Zion and the Light of Christ

Along with the fact of salvation, there is another fact that is wound up in Christianity.  James pointed to this fact: i.e. faith without works is dead. Once a person accepts that salvation is possible, the question remains, what should I do?  The Mormon answer is actually very compelling for most people given the facts in front of them.

Joseph Smith grew up. like many Christians today, with the understanding that the Bible was the word of God. He had no sophisticated understanding of how to prioritize scriptural passages – nor did he care for sophisticated understandings – he saw the original text all as equally true. It all came from God didn’t it?  The bible talks a lot about Israel, Zion, the end of the world, the Second Coming, the Kingdom of God and a whole lot of other things that would happen on earth. To him, and to many reasonable people, if the Bible is reliable, it seems like the “true” Church should be wrapped up in that stuff in a big way.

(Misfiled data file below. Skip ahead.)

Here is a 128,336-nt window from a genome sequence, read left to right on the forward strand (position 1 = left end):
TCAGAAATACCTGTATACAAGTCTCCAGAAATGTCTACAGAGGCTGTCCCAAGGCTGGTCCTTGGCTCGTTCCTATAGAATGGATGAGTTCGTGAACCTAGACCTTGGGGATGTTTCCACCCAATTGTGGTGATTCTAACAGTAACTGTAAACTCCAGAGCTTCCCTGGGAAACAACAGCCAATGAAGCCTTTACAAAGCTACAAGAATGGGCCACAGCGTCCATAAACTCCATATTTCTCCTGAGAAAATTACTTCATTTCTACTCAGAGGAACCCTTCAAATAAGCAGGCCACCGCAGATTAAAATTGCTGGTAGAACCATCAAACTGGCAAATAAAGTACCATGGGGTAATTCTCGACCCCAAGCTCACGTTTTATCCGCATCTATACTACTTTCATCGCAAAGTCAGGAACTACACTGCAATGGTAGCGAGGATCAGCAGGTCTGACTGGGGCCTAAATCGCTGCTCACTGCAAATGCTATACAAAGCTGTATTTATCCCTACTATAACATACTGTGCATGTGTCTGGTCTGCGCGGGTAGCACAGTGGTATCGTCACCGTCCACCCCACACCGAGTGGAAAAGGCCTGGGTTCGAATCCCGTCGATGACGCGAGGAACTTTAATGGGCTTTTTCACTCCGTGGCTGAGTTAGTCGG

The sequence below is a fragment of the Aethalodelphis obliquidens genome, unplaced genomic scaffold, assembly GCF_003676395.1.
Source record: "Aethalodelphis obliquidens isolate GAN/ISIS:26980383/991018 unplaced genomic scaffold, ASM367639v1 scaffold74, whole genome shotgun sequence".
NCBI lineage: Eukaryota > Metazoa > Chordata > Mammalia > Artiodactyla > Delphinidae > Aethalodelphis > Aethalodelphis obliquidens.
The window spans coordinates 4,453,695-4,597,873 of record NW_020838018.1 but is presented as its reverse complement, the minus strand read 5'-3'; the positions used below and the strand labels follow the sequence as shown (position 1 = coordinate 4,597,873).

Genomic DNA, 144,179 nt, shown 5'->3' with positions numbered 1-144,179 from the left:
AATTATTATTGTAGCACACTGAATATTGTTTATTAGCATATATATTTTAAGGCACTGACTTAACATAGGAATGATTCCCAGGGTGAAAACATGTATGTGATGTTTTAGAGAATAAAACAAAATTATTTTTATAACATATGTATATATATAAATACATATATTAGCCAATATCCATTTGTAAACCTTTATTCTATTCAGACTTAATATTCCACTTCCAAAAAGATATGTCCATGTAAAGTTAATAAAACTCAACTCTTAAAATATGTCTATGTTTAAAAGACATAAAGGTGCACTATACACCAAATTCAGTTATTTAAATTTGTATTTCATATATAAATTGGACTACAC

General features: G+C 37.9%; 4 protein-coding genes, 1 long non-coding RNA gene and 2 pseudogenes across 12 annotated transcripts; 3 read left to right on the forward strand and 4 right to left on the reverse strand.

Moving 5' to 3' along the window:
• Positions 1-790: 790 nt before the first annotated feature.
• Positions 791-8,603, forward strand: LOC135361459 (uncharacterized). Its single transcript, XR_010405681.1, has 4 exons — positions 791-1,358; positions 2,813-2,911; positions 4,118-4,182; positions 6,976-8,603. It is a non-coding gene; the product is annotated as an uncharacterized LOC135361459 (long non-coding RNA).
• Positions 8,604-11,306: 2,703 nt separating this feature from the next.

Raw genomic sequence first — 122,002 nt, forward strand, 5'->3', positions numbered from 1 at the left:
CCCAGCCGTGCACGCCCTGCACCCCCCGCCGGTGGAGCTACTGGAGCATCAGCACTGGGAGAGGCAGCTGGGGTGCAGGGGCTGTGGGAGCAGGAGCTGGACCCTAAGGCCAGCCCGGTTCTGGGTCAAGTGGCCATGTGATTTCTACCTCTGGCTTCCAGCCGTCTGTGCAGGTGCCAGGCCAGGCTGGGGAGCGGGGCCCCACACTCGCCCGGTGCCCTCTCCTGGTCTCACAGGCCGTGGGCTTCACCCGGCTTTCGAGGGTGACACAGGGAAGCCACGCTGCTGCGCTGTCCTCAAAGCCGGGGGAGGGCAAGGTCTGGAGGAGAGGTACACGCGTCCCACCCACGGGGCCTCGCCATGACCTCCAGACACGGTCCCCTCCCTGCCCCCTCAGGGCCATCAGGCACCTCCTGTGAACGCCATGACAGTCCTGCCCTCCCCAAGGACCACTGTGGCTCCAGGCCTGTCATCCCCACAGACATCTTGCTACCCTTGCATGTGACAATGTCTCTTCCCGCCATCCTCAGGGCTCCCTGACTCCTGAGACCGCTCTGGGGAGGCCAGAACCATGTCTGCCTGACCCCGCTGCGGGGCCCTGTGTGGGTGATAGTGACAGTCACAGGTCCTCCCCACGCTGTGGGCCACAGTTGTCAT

Nearly every country preacher in Joseph Smith’s time was using reason and the Bible to try to figure out how the Bible should apply to life and society in light of the dire prophecies in the text.  They were incorporating “churches” based on all kinds of novel hermeneutics, visions, assimilation of science, and personal creativity.  Some of this, no doubt, was simply branding and gimmicks, and the young Joseph Smith was clearly deeply cynical about the established order of things – especially given the bald-faced selling of salvation and religious competition that was going on around him.  It may not be possible tell if Joseph was “saved” in the Protestant sense, but it may be also that he rejected the descriptions of salvation given by the country preachers around him, because they were too simple and self-serving. He might have thought that the way the preachers talked about salvation was corrupt as they were, or at least made way-too-simple in order to make their product more attractive.   Like Joseph, these country preachers had already completely rejected the authority of the Catholic Church, every state church, and every other denomination except their own.  It seemed clear to him that these men did not seek “the Lord to establish his righteousness, but every man walketh in his own way, and after the image of his own god, whose image is in the likeness of the world, and whose substance is that of an idol.”  (D&C 1: 16.)  He sought direction from heaven.